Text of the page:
# When pie charts don’t total 100%

Consider the pie chart shown below, for a survey of grocery shoppers who were asked “What is your favorite fruit?” and given four choices: apples, bananas, cherries, or dates. Is something wrong here?

Pie charts are supposed to add up to 100%. But the percentages here add up to 101%. Clearly the people collecting and displaying the data made an error, right?

Unfortunately, as anyone whose ever done a survey knows, it’s not that simple. Below you can see the underlying data for the (hypothetical) survey shown in the chart, which reached 170 shoppers out of the 5,000 regular customers at the supermarket:

Favorite Fruit Survey | Responses | Percent (rounded) | Percent (3 decimals) |

Apples | 49 | 29% | 28.824% |

Bananas | 64 | 38% | 37.647% |

Cherries | 23 | 14% | 13.529% |

Dates | 21 | 12% | 12.353% |

None of the above | 13 | 8% | 7.647% |

Now you can see why there is a problem. Four of the five percentages were rounded up. This causes the total to increase beyond 100%.

## Three solutions to this data display problem

Here are three options for displaying this pie chart that address the “doesn’t add to 100%” problem. When I posed this problem to my followers on LinkedIn, several selected one of the first two options, which, as I’ll explain, are both problematic.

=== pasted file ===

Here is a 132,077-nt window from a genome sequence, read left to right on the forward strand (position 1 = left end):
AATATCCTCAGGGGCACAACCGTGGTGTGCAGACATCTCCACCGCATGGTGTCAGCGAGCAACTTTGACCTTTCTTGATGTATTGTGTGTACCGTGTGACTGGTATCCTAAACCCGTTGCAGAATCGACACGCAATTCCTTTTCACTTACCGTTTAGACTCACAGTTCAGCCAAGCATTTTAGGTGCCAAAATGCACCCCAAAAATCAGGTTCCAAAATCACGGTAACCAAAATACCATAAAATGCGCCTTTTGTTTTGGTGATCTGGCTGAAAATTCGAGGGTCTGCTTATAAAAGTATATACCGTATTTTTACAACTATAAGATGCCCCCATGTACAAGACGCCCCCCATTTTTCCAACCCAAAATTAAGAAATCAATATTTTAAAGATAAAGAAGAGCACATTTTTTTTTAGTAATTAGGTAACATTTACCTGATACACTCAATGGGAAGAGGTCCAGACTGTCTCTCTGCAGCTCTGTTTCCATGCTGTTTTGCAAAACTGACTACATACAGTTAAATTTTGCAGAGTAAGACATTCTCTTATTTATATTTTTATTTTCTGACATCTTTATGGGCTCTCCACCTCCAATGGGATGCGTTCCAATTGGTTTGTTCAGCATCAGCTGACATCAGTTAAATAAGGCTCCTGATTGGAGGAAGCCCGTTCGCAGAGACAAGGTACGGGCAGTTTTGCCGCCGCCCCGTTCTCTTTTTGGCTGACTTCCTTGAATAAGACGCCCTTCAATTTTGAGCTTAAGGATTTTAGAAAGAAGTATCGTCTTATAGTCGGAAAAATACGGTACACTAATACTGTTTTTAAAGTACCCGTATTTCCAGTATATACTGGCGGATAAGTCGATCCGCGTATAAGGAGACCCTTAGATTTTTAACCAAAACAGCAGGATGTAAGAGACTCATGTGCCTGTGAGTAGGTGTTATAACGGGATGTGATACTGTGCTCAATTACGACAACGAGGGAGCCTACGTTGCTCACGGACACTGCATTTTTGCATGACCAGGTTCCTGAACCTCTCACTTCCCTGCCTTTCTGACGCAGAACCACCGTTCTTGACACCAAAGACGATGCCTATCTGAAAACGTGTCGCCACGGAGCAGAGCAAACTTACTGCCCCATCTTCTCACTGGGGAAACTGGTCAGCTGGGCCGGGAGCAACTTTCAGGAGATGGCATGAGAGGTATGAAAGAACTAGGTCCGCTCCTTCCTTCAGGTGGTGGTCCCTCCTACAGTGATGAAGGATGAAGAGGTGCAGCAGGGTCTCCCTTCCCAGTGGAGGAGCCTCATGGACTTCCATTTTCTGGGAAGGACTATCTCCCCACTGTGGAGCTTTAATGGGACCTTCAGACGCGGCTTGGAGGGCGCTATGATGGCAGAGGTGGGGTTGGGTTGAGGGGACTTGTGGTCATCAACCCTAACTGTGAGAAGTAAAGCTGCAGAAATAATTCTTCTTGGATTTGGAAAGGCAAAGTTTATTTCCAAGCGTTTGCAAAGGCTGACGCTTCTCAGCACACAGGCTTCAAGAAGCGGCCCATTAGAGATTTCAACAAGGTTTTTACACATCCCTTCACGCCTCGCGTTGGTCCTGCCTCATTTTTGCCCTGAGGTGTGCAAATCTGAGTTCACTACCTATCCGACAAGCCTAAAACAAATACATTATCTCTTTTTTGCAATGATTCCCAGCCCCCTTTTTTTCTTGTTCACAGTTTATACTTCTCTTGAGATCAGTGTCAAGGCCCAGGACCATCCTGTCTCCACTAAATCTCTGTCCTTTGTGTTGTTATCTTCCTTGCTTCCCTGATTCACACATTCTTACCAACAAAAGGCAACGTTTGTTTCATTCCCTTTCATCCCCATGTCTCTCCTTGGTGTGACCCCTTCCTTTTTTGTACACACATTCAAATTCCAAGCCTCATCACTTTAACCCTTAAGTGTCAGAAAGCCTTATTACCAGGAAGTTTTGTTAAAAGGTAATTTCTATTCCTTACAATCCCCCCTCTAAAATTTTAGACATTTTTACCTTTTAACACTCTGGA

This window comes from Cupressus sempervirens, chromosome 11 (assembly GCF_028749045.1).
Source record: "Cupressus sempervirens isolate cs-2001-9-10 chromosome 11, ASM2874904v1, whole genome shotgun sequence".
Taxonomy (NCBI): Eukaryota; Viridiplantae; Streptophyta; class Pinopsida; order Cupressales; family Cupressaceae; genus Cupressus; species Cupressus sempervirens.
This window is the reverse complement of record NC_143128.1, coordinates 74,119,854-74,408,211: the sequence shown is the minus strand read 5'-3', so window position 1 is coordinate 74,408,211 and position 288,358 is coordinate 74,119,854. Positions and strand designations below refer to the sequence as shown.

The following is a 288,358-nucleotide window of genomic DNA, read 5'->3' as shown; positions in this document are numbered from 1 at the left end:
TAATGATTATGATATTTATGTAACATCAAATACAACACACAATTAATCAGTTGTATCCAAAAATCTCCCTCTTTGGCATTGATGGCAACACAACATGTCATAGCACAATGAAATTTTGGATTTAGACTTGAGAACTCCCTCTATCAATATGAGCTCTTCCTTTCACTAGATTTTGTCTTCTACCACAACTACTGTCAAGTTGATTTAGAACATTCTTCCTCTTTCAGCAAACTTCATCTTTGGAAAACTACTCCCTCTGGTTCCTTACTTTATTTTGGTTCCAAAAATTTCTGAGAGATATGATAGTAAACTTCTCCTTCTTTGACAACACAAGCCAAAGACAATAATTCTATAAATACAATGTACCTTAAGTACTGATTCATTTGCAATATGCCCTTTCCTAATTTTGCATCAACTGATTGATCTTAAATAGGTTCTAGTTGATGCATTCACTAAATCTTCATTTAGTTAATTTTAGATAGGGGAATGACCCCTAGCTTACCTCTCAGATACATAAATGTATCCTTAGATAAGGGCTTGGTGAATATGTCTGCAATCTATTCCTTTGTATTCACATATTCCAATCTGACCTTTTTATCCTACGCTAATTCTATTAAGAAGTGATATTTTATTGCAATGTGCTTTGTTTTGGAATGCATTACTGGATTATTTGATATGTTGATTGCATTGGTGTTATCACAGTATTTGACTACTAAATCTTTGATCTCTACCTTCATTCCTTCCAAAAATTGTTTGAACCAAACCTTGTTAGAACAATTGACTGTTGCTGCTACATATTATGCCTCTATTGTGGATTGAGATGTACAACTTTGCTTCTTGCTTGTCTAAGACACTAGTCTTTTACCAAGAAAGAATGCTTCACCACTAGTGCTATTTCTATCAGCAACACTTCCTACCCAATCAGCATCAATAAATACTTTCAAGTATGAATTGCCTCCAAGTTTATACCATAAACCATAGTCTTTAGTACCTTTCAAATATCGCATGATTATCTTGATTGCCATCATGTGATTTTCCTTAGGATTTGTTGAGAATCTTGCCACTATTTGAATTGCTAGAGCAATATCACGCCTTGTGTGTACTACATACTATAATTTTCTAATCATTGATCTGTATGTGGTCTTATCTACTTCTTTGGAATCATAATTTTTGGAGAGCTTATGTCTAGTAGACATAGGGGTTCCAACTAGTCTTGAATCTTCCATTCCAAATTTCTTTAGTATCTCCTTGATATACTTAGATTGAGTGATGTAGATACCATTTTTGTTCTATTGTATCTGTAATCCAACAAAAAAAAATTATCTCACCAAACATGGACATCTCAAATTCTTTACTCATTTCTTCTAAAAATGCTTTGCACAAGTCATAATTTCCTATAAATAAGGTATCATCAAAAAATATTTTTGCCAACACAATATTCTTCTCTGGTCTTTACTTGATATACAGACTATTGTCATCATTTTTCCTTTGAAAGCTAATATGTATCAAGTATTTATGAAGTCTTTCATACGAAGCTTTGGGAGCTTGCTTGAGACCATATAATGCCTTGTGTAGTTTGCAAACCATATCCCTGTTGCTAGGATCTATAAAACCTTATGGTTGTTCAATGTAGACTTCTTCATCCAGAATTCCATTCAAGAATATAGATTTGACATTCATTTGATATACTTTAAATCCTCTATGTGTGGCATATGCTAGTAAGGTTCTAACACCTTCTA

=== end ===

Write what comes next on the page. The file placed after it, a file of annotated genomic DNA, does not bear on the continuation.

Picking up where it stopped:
**Alter one of the numbers to make the total 100%.**In this case, we could change “Cherries” to 13%, and it would still be close to accurate — and the numbers would add to 100%. But there is no justification for changing data here except to make everything nice and neat. Editing data to make it look better by rounding numbers greater than 0.5*down*are a form of deception, since it does not accurately reflect reality or the expected rules of rounding.**Show more decimal places.**If you round to one decimal place, perhaps you can eliminate the problem. In this case, the percentages rounded to one decimal place are 28.8%, 37.6%, 13.5%, 12.4%, and 7.6%. And that totals to . . . 99.9%. We haven’t eliminated the problem of failing to sum to 100%, we’ve just pushed it off one decimal place. Worse yet, we have indicated that our numbers reflect an inappropriate amount of accuracy. According to the calculator at SurveyMonkey, if this sample of 170 people is supposed to represent 5000 shoppers, the margin of error for the sample is 7%. Posting a number like 28.8% implies a margin of error in the tenths of a percent. While it might*seem*like 28.8% is more accurate, it’s promising an accuracy that the sample does not support. (A sample of 3000 would have a margin of error of less than 1%; in that case, you could show the tenths of a percent in the pie chart.)**Include a note that says “Percentages may not total 100% due to rounding.”**While this is correct, it’s inelegant. Still, in a case like this, it is the right thing to do.

## Could we dispense with the note?

I’ve fielded hundreds of surveys and posted thousands of results — in fact, I originated the multi-million-dollar survey business called Technographics at Forrester Research. With all that experience, I thought I knew the right answer: trust people to understand that rounded numbers don’t always add up to the exact total you would expect.(In fact, any pie chart data display in which there are more than two answers and the number of responses is not a multiple of 100 is subject to the same rounding issue.)